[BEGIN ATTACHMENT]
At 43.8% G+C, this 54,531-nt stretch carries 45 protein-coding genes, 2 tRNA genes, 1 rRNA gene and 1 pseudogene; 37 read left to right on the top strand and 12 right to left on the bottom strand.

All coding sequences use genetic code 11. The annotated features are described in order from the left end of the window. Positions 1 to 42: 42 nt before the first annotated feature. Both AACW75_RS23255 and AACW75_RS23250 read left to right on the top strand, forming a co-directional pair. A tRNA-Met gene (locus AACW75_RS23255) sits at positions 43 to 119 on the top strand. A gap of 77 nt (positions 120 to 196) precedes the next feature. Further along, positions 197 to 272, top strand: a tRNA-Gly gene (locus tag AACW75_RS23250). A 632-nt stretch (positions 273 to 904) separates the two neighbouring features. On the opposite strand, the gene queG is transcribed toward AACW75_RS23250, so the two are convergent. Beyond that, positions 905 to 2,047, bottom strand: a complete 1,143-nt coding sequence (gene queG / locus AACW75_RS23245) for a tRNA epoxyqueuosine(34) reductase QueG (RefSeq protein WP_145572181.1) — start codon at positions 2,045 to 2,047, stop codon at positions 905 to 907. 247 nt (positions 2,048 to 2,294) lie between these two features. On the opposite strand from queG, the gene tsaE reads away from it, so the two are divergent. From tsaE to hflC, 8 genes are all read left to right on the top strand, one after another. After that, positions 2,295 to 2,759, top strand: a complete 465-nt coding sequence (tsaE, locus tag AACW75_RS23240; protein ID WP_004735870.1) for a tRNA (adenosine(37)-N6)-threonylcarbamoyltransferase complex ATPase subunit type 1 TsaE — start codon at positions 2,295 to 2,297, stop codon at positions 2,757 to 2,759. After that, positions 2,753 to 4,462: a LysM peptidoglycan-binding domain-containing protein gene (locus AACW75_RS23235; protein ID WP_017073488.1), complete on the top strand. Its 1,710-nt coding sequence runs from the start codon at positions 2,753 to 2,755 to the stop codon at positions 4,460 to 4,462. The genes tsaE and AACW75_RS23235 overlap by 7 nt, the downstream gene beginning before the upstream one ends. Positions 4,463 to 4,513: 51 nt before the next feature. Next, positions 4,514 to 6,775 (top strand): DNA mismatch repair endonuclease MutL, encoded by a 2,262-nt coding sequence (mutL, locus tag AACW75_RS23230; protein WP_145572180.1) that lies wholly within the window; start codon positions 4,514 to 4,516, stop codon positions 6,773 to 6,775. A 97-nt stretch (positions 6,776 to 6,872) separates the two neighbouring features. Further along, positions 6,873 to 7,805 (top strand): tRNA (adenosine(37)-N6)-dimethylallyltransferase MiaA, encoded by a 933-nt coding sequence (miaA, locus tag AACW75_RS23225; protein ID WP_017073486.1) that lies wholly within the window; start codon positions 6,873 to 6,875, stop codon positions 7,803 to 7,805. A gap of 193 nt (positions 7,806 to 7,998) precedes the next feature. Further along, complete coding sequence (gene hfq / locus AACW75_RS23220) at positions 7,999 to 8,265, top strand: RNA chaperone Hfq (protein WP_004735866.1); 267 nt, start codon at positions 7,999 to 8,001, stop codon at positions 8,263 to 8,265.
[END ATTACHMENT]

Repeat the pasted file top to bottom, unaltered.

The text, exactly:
At 43.8% G+C, this 54,531-nt stretch carries 45 protein-coding genes, 2 tRNA genes, 1 rRNA gene and 1 pseudogene; 37 read left to right on the top strand and 12 right to left on the bottom strand.

All coding sequences use genetic code 11. The annotated features are described in order from the left end of the window. Positions 1 to 42: 42 nt before the first annotated feature. Both AACW75_RS23255 and AACW75_RS23250 read left to right on the top strand, forming a co-directional pair. A tRNA-Met gene (locus AACW75_RS23255) sits at positions 43 to 119 on the top strand. A gap of 77 nt (positions 120 to 196) precedes the next feature. Further along, positions 197 to 272, top strand: a tRNA-Gly gene (locus tag AACW75_RS23250). A 632-nt stretch (positions 273 to 904) separates the two neighbouring features. On the opposite strand, the gene queG is transcribed toward AACW75_RS23250, so the two are convergent. Beyond that, positions 905 to 2,047, bottom strand: a complete 1,143-nt coding sequence (gene queG / locus AACW75_RS23245) for a tRNA epoxyqueuosine(34) reductase QueG (RefSeq protein WP_145572181.1) — start codon at positions 2,045 to 2,047, stop codon at positions 905 to 907. 247 nt (positions 2,048 to 2,294) lie between these two features. On the opposite strand from queG, the gene tsaE reads away from it, so the two are divergent. From tsaE to hflC, 8 genes are all read left to right on the top strand, one after another. After that, positions 2,295 to 2,759, top strand: a complete 465-nt coding sequence (tsaE, locus tag AACW75_RS23240; protein ID WP_004735870.1) for a tRNA (adenosine(37)-N6)-threonylcarbamoyltransferase complex ATPase subunit type 1 TsaE — start codon at positions 2,295 to 2,297, stop codon at positions 2,757 to 2,759. After that, positions 2,753 to 4,462: a LysM peptidoglycan-binding domain-containing protein gene (locus AACW75_RS23235; protein ID WP_017073488.1), complete on the top strand. Its 1,710-nt coding sequence runs from the start codon at positions 2,753 to 2,755 to the stop codon at positions 4,460 to 4,462. The genes tsaE and AACW75_RS23235 overlap by 7 nt, the downstream gene beginning before the upstream one ends. Positions 4,463 to 4,513: 51 nt before the next feature. Next, positions 4,514 to 6,775 (top strand): DNA mismatch repair endonuclease MutL, encoded by a 2,262-nt coding sequence (mutL, locus tag AACW75_RS23230; protein WP_145572180.1) that lies wholly within the window; start codon positions 4,514 to 4,516, stop codon positions 6,773 to 6,775. A 97-nt stretch (positions 6,776 to 6,872) separates the two neighbouring features. Further along, positions 6,873 to 7,805 (top strand): tRNA (adenosine(37)-N6)-dimethylallyltransferase MiaA, encoded by a 933-nt coding sequence (miaA, locus tag AACW75_RS23225; protein ID WP_017073486.1) that lies wholly within the window; start codon positions 6,873 to 6,875, stop codon positions 7,803 to 7,805. A gap of 193 nt (positions 7,806 to 7,998) precedes the next feature. Further along, complete coding sequence (gene hfq / locus AACW75_RS23220) at positions 7,999 to 8,265, top strand: RNA chaperone Hfq (protein WP_004735866.1); 267 nt, start codon at positions 7,999 to 8,001, stop codon at positions 8,263 to 8,265.